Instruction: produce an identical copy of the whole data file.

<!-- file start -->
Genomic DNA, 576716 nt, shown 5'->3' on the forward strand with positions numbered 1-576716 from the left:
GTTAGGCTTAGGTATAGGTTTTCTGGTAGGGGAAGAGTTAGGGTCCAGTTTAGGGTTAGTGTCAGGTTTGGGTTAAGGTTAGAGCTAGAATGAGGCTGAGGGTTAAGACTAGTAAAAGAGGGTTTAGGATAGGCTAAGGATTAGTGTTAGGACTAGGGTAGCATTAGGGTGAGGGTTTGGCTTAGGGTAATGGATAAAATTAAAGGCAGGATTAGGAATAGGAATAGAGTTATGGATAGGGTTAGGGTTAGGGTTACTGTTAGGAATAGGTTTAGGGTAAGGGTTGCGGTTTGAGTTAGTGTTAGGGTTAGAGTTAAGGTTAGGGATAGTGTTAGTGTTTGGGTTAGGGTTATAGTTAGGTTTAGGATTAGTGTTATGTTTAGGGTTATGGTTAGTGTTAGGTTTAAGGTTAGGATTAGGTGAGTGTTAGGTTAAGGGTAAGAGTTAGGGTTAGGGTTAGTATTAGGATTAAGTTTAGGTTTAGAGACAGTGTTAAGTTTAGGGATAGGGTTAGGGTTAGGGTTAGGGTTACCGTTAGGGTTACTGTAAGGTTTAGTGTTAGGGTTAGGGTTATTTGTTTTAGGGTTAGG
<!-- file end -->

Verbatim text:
Genomic DNA, 576716 nt, shown 5'->3' on the forward strand with positions numbered 1-576716 from the left:
GTTAGGCTTAGGTATAGGTTTTCTGGTAGGGGAAGAGTTAGGGTCCAGTTTAGGGTTAGTGTCAGGTTTGGGTTAAGGTTAGAGCTAGAATGAGGCTGAGGGTTAAGACTAGTAAAAGAGGGTTTAGGATAGGCTAAGGATTAGTGTTAGGACTAGGGTAGCATTAGGGTGAGGGTTTGGCTTAGGGTAATGGATAAAATTAAAGGCAGGATTAGGAATAGGAATAGAGTTATGGATAGGGTTAGGGTTAGGGTTACTGTTAGGAATAGGTTTAGGGTAAGGGTTGCGGTTTGAGTTAGTGTTAGGGTTAGAGTTAAGGTTAGGGATAGTGTTAGTGTTTGGGTTAGGGTTATAGTTAGGTTTAGGATTAGTGTTATGTTTAGGGTTATGGTTAGTGTTAGGTTTAAGGTTAGGATTAGGTGAGTGTTAGGTTAAGGGTAAGAGTTAGGGTTAGGGTTAGTATTAGGATTAAGTTTAGGTTTAGAGACAGTGTTAAGTTTAGGGATAGGGTTAGGGTTAGGGTTAGGGTTACCGTTAGGGTTACTGTAAGGTTTAGTGTTAGGGTTAGGGTTATTTGTTTTAGGGTTAGG